A theme in President Obama’s speech is a change from separation of people to unity. Obama explains the perspective of many different kinds of Americans such as those that are White, Hispanic, Black, and Asian. Race is a very emotional subject that has seen hardships since the foundation of the country. For example, President Obama talks about how his father and his struggle as a non-White person experienced segregation, not so long ago. Obama acknowledges the growth of the country “whose father less than 60 years ago might not have been served in a local restaurant can now stand before you to take a most sacred oath” (Obama). The personal story from President Obama shows the growth of minority groups and the emotional journey that his family, like millions of families, endure in the United States.

President Obama’s Inaugural speech presents positive and negative feelings in his speech that contribute to the emotional appeals of the viewer. Obama directly references the Muslim world in his speech that experience great hatred from Americans after 9/11 terrorist attack. Yet President Obama wants the country to “seek a new way forward, based on mutual interest and mutual respect” which has not been the case, especially for the Bush administration (Obama). In a Pew Research Center poll in 2009, Muslims were the most discriminated against minority group in the United States (Pew Research). President Obama seeks to address this problem with a change in emotional sentiment about the group that lacked in past administrations.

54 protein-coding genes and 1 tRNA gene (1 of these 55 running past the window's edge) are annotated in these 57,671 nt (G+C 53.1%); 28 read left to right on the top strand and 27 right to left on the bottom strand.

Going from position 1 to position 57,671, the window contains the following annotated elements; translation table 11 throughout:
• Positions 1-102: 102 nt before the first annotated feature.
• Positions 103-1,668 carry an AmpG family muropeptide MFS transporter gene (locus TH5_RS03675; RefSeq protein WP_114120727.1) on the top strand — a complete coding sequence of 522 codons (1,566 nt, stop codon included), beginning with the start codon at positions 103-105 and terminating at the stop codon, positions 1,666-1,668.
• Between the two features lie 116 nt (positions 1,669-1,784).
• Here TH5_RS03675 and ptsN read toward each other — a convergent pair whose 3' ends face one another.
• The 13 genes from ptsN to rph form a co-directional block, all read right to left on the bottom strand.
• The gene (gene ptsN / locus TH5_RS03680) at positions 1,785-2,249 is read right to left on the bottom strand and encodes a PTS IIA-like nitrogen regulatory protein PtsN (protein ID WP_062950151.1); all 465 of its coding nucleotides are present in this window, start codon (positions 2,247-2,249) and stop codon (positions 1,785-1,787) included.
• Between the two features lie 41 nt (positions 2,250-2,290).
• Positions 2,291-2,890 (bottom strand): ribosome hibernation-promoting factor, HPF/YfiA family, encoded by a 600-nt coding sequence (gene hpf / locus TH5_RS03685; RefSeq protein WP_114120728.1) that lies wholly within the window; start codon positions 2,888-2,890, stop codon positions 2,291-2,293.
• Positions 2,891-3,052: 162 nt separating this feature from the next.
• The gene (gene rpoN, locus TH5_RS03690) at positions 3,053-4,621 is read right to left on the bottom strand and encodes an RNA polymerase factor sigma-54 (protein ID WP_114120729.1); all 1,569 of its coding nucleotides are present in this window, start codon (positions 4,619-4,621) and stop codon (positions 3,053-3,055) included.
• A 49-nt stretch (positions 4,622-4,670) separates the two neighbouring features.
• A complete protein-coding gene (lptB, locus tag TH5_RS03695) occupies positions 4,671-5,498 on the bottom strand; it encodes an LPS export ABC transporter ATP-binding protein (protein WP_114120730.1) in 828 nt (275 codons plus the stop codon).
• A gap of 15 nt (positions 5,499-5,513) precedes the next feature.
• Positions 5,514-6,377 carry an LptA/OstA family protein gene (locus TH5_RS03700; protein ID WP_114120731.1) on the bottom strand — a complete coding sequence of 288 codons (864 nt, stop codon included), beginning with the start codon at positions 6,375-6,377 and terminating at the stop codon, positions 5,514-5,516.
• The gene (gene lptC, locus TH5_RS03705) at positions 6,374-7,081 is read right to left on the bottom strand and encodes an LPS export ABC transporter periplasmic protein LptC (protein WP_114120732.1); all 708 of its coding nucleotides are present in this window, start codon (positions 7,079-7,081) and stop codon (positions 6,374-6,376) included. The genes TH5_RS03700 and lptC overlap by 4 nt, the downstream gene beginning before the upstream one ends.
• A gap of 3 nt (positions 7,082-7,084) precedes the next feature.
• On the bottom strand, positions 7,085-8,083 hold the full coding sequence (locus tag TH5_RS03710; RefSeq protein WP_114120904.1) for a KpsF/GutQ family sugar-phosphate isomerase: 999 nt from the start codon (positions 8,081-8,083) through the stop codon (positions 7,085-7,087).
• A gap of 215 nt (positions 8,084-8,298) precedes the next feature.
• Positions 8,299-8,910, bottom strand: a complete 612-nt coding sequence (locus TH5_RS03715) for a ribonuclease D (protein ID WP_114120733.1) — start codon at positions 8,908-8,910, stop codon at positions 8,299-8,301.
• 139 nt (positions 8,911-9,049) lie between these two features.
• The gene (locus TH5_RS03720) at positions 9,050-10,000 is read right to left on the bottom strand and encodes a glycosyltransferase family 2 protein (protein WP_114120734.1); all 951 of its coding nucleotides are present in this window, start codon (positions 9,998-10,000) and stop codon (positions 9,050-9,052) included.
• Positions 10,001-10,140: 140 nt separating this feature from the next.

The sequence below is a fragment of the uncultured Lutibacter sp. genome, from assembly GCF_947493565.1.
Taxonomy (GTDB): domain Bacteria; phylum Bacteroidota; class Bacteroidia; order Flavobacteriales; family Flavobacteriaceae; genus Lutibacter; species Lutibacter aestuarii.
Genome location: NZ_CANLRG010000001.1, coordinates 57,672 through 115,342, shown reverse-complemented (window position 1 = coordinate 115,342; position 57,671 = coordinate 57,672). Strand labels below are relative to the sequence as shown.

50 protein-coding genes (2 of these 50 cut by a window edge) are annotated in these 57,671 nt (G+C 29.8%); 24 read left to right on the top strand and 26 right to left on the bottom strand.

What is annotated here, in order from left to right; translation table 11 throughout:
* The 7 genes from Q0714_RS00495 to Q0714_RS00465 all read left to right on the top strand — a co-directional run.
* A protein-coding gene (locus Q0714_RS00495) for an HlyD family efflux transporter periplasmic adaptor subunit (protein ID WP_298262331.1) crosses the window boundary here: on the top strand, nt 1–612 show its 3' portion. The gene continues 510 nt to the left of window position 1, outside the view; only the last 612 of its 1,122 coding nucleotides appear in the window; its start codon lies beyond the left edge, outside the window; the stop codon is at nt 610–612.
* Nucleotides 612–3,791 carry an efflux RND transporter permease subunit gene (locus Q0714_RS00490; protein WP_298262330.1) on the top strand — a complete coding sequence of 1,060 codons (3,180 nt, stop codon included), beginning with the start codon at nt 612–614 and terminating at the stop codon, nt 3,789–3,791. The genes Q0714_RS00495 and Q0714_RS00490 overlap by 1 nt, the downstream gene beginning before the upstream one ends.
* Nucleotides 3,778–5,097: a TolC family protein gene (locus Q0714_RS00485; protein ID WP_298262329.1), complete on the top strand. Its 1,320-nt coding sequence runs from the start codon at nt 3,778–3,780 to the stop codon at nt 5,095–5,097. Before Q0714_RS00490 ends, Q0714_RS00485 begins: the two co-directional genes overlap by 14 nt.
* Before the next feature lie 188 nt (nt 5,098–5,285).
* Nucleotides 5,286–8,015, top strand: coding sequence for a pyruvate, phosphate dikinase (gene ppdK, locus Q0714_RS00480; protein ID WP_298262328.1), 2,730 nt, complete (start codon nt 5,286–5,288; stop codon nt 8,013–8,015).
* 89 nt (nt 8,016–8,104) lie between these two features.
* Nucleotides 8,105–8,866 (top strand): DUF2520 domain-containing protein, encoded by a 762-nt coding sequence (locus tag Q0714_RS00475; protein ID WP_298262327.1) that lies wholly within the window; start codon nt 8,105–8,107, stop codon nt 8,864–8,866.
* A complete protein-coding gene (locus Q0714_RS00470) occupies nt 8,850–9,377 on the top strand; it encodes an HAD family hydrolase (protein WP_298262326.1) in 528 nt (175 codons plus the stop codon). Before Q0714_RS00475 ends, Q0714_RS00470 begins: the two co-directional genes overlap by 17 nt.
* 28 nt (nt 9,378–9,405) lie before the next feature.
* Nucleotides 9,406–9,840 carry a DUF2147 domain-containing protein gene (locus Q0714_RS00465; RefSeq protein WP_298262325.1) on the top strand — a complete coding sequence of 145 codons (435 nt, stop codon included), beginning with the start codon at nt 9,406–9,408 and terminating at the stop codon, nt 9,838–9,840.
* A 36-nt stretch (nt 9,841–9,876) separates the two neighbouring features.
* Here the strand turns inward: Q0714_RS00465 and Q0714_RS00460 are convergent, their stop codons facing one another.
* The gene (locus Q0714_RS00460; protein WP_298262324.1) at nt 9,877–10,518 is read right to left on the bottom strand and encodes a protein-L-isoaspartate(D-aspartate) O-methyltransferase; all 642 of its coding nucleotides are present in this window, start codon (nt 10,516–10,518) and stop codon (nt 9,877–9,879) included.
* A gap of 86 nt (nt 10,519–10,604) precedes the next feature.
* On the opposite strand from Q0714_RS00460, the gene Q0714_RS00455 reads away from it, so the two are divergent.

President Obama’s speech might not resonate with the population who have strong feelings against minority groups. Specifically, Obama’s comment about Muslims might not resonate well with right wing conservationists who want a more repressive force on the religious group in association with the 9/11 attacks. Yet, this is a problem with any speech where a certain portion of the population does not agree with the orator’s opinion. Obama addresses this by pointing out the need for accountability for “those leaders around the globe who seek to sow conflict, or blame their society’s ills on the West, know that your people will judge you on what you can build, not what you destroy” (Obama). While President Obama’s speech might not be impactful for everyone, the use of emotions is effective in persuading an audience.

Delivery is a vital aspect for the success of any speech. As an important rhetorical concept, delivery is included in Roman philosopher Cicero’s idea of rhetorical canons. As one of the five aspects presented in the book De Inventione, delivery plays an important role in how a message is perceived by the public. Delivery is described by Cicero as the “regulating of the voice and body in a manner suitable to the dignity of the subjects spoken of and of the language employed” (Cicero). As one considers speeches, delivery is important because it allows the leader to connect with the audience through emotions.